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U.S. Ends A Few Sanctions Imposed On Iran

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March, 18, 2000 A.D.:
U.S. Ends A Few Sanctions Imposed On Iran

By: Mir M.Hosseini

As a Norooz gesture, U.S. Secretary of State Madeleine Albright announced lifting a few economic sanctions against Iran and declared a commitment to take extensive steps toward ending two decades of hostility. It was the most explicit overture towards normalizing economic ties with Iran. It signaled the prospect of ending such sanctions as the bans on American investment in Iran's oil industry and the blocking of large loans to Tehran by the International Monetary Fund and the World Bank. Under American law, Washington cannot support loans for Iran through the I.M.F. or the World Bank until Iran is removed from the State Department's list of nations that support terrorism.
Iran also welcomed lifting of a U.S. ban on imports of Iranian carpet, caviar and pistachios, three main export items after petroleum and gas. The move was also considered as a positive signal towards reformists gaining majority in parliament elections.
Accusing Iran of sponsoring terrorism, a cliché branding of countries like Cuba and Libya that oppose a unipolar hegemony, Washington blocked Iran's 12 billion assets in the U.S. and passed a law imposing a sanction on companies investing in Iranian oil and gas industries. This gave an opportunity to rivals to get a share of the huge Iranian market that is also a gateway connecting East to the West. A failed U.S. sanctions policy has forced Iran to purchase a substantial amount of commodities from U.S. competitors and constantly changed the patterns of consumption in the region.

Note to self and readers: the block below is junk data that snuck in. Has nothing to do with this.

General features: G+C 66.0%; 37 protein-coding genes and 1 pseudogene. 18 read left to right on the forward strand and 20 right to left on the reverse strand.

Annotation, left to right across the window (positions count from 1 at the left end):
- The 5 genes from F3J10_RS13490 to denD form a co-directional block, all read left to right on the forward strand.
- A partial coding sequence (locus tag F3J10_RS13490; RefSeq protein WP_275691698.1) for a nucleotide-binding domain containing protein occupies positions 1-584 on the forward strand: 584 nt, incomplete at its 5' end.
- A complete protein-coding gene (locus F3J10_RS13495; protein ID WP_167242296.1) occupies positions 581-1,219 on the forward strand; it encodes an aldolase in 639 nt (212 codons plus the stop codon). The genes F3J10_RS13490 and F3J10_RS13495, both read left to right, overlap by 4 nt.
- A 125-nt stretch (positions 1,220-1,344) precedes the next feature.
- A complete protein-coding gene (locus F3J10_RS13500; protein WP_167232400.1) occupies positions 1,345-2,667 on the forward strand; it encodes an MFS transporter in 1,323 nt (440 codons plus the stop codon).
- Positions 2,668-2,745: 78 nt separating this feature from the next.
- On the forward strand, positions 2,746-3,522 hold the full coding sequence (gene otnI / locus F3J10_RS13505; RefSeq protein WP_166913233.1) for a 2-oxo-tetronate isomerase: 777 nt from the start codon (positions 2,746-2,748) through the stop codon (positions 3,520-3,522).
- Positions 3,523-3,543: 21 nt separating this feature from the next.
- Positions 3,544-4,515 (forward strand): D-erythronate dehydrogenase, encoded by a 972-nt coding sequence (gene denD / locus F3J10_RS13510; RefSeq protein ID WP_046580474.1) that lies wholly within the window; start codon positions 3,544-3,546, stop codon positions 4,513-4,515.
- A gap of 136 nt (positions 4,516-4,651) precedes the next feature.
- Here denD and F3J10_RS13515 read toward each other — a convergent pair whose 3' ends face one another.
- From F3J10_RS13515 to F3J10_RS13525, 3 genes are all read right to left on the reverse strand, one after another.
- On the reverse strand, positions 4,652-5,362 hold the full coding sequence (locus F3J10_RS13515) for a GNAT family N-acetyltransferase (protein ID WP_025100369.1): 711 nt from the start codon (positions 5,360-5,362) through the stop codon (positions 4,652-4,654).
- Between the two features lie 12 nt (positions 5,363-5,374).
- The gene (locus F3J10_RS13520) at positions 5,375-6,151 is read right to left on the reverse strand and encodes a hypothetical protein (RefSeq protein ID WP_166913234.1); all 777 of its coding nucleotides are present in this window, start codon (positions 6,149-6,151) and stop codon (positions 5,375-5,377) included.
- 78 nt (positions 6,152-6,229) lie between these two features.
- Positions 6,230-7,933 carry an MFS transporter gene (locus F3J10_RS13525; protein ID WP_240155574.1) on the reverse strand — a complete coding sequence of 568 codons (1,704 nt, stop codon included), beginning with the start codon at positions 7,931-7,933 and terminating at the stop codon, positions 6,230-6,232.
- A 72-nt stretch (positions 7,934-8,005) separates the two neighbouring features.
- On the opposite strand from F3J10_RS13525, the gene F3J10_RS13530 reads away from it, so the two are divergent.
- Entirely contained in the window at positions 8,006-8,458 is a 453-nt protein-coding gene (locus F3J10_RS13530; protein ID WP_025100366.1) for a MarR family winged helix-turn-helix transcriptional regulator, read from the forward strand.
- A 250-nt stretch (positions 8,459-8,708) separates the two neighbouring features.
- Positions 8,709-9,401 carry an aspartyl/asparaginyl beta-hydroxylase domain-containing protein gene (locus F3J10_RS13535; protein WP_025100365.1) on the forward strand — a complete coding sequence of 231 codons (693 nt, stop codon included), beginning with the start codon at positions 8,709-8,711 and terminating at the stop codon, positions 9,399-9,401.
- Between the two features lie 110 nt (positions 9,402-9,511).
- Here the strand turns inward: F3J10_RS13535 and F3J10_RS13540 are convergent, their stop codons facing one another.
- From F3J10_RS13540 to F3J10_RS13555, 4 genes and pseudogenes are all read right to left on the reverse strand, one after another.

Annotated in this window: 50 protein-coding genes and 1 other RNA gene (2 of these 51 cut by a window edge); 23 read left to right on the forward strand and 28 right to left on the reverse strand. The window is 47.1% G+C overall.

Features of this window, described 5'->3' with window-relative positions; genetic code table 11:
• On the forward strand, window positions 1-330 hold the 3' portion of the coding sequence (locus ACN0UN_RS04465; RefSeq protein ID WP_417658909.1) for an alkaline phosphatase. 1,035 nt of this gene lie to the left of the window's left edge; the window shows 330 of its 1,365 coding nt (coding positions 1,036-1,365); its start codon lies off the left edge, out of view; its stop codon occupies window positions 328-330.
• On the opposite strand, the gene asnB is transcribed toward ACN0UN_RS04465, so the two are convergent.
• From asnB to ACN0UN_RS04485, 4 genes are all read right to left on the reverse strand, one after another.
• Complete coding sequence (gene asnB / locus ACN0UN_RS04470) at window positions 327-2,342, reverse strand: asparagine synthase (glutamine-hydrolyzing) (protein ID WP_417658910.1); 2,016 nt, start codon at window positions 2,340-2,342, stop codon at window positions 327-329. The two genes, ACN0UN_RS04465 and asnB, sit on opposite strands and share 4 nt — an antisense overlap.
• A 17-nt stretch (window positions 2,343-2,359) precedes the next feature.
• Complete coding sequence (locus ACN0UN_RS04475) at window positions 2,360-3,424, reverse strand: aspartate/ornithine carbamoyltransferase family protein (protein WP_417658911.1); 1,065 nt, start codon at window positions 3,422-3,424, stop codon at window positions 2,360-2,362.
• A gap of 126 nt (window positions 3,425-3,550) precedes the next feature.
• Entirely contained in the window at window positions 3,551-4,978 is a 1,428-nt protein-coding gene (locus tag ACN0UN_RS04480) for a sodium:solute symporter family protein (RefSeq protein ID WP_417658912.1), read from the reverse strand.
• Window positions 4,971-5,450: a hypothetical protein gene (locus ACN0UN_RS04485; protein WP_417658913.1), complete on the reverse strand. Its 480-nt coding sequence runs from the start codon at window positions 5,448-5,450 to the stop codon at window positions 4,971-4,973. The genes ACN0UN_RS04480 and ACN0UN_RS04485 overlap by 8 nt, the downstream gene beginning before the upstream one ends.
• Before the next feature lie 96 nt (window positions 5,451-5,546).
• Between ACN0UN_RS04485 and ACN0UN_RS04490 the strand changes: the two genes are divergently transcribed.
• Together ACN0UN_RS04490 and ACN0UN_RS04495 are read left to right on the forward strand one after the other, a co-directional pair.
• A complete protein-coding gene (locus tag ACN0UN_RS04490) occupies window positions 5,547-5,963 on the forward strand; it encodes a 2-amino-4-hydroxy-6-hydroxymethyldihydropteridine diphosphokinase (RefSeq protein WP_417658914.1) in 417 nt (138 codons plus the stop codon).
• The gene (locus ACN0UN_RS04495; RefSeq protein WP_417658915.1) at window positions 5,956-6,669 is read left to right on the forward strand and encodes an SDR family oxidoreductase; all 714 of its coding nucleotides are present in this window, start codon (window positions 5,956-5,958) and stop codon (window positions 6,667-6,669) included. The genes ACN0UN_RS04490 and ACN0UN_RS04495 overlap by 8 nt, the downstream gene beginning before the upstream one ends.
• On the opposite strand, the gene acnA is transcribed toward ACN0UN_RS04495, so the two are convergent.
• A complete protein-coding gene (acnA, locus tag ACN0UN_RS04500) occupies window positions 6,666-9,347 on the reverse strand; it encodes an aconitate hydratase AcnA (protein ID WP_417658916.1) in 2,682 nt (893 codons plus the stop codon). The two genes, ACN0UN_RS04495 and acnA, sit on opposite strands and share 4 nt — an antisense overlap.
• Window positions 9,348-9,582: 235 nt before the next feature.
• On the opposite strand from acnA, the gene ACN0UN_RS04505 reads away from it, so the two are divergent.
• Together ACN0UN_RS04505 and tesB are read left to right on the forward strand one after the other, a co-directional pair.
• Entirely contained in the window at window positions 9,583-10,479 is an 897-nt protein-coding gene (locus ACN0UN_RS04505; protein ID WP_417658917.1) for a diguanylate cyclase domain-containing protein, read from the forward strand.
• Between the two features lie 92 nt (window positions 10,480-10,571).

On Sept, 15, The United States and Iran took part in talks at foreign minister level for the first time since they broke relations more than twenty years ago. U.S. Secretary of State, Madeleine Albright, and the Iranian Foreign Minister, Kamal Kharrazi, joined their counterparts from six other countries at the United Nations to discuss Afghanistan. Reformist Iranian president, Mohammad Khatami started an active foreign policy showing a smiling side of the Islamic regime to the world.
The two countries broke diplomatic relations after extremists occupied the U.S. embassy in Tehran in 1979. However, hopes of normalization of ties faded away after neo-conservatives took office in the U.S. , leading to a rogue state policy that created another wave of anti-Americanism in the world; a forgotten fact after the Vietnam war.
The gesture was not real and under the new US administration hostilities restarted:
In June 2005, President George W. Bush issued Executive Order 13382 freezing the assets of individuals connected with Iran's nuclear program. In June 2007, the U.S. state of Florida enacted a boycott on companies trading with Iran and Sudan, while New Jersey's state legislature was considering similar action.
On June 24, 2010, the United States Senate and House of Representatives passed the Comprehensive Iran Sanctions, Accountability, and Divestment Act of 2010 (CISADA), which President Obama signed into law July 1, 2010. The CISADA greatly enhanced restrictions in Iran. Such restrictions included the rescission of the authorization for Iranian-origin imports for articles such as rugs, pistachios, and caviar.
Although US sanctions have had a negative impact on the Iranian economy, Iranians have chosen the path of Resistence; shrugging off known imperial attitudes of the West towards Iran. In 1979, Ayatollah Khomeini, the founder of the Islamic Republic of Iran labeled the United States as the Great Satan and it was seen as a hardliner stance back then but as time passes by, it is beginning to make more sense. Iranian revolutionary ideas are now travelling at the speed of light around the globe and they will eventually change the world order.

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